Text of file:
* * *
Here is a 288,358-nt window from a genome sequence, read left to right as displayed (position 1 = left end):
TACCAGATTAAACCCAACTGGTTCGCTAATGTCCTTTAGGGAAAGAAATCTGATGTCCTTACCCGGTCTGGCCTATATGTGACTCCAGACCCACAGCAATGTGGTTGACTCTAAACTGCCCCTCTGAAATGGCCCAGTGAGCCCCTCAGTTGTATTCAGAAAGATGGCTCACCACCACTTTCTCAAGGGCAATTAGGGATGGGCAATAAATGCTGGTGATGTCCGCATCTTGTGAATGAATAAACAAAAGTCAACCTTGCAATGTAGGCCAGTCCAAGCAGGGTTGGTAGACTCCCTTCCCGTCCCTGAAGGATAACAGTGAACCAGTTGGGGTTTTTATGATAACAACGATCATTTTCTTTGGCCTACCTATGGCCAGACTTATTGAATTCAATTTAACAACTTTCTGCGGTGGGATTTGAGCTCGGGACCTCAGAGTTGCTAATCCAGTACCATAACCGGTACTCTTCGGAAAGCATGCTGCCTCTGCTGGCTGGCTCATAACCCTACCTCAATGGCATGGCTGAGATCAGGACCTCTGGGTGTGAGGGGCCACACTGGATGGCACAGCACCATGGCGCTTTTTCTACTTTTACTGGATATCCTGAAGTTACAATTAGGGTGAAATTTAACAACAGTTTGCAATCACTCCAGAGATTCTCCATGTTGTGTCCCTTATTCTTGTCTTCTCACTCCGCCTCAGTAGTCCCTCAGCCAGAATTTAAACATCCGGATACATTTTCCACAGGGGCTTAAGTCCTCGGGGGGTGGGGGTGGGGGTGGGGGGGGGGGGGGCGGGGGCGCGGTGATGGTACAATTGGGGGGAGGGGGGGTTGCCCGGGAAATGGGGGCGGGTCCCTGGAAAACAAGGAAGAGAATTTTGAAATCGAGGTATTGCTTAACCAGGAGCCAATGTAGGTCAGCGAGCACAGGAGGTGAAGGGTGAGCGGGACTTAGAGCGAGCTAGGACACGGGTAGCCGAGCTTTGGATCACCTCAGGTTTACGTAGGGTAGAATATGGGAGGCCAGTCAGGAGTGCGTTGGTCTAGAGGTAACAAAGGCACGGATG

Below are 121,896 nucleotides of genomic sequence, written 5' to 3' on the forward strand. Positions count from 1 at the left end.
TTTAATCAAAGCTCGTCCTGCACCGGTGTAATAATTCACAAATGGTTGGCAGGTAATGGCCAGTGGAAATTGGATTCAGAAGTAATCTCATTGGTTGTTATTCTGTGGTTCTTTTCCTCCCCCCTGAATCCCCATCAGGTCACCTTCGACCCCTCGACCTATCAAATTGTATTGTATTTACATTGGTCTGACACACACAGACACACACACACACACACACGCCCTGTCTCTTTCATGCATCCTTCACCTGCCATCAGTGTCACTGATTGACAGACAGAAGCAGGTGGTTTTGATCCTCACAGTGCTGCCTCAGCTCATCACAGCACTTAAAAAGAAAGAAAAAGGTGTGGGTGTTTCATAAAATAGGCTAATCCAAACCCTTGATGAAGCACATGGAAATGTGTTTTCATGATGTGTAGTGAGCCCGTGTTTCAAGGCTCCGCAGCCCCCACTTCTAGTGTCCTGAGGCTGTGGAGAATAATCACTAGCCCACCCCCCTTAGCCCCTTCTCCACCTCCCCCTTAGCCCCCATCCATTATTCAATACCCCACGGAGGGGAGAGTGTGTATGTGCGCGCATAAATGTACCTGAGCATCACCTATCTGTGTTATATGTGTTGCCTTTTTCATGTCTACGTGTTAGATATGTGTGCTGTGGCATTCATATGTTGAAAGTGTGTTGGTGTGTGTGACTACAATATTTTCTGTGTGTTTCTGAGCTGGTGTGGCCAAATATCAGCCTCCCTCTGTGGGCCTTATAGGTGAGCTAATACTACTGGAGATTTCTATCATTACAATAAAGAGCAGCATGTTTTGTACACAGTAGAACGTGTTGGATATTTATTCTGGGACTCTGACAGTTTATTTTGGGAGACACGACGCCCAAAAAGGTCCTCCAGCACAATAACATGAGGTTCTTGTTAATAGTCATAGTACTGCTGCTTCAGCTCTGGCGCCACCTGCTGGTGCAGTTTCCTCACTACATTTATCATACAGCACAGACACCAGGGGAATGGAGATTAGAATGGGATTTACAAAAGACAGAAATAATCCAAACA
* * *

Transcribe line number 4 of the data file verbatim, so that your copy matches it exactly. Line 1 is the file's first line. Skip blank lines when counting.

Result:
TTTAATCAAAGCTCGTCCTGCACCGGTGTAATAATTCACAAATGGTTGGCAGGTAATGGCCAGTGGAAATTGGATTCAGAAGTAATCTCATTGGTTGTTATTCTGTGGTTCTTTTCCTCCCCCCTGAATCCCCATCAGGTCACCTTCGACCCCTCGACCTATCAAATTGTATTGTATTTACATTGGTCTGACACACACAGACACACACACACACACACACGCCCTGTCTCTTTCATGCATCCTTCACCTGCCATCAGTGTCACTGATTGACAGACAGAAGCAGGTGGTTTTGATCCTCACAGTGCTGCCTCAGCTCATCACAGCACTTAAAAAGAAAGAAAAAGGTGTGGGTGTTTCATAAAATAGGCTAATCCAAACCCTTGATGAAGCACATGGAAATGTGTTTTCATGATGTGTAGTGAGCCCGTGTTTCAAGGCTCCGCAGCCCCCACTTCTAGTGTCCTGAGGCTGTGGAGAATAATCACTAGCCCACCCCCCTTAGCCCCTTCTCCACCTCCCCCTTAGCCCCCATCCATTATTCAATACCCCACGGAGGGGAGAGTGTGTATGTGCGCGCATAAATGTACCTGAGCATCACCTATCTGTGTTATATGTGTTGCCTTTTTCATGTCTACGTGTTAGATATGTGTGCTGTGGCATTCATATGTTGAAAGTGTGTTGGTGTGTGTGACTACAATATTTTCTGTGTGTTTCTGAGCTGGTGTGGCCAAATATCAGCCTCCCTCTGTGGGCCTTATAGGTGAGCTAATACTACTGGAGATTTCTATCATTACAATAAAGAGCAGCATGTTTTGTACACAGTAGAACGTGTTGGATATTTATTCTGGGACTCTGACAGTTTATTTTGGGAGACACGACGCCCAAAAAGGTCCTCCAGCACAATAACATGAGGTTCTTGTTAATAGTCATAGTACTGCTGCTTCAGCTCTGGCGCCACCTGCTGGTGCAGTTTCCTCACTACATTTATCATACAGCACAGACACCAGGGGAATGGAGATTAGAATGGGATTTACAAAAGACAGAAATAATCCAAACA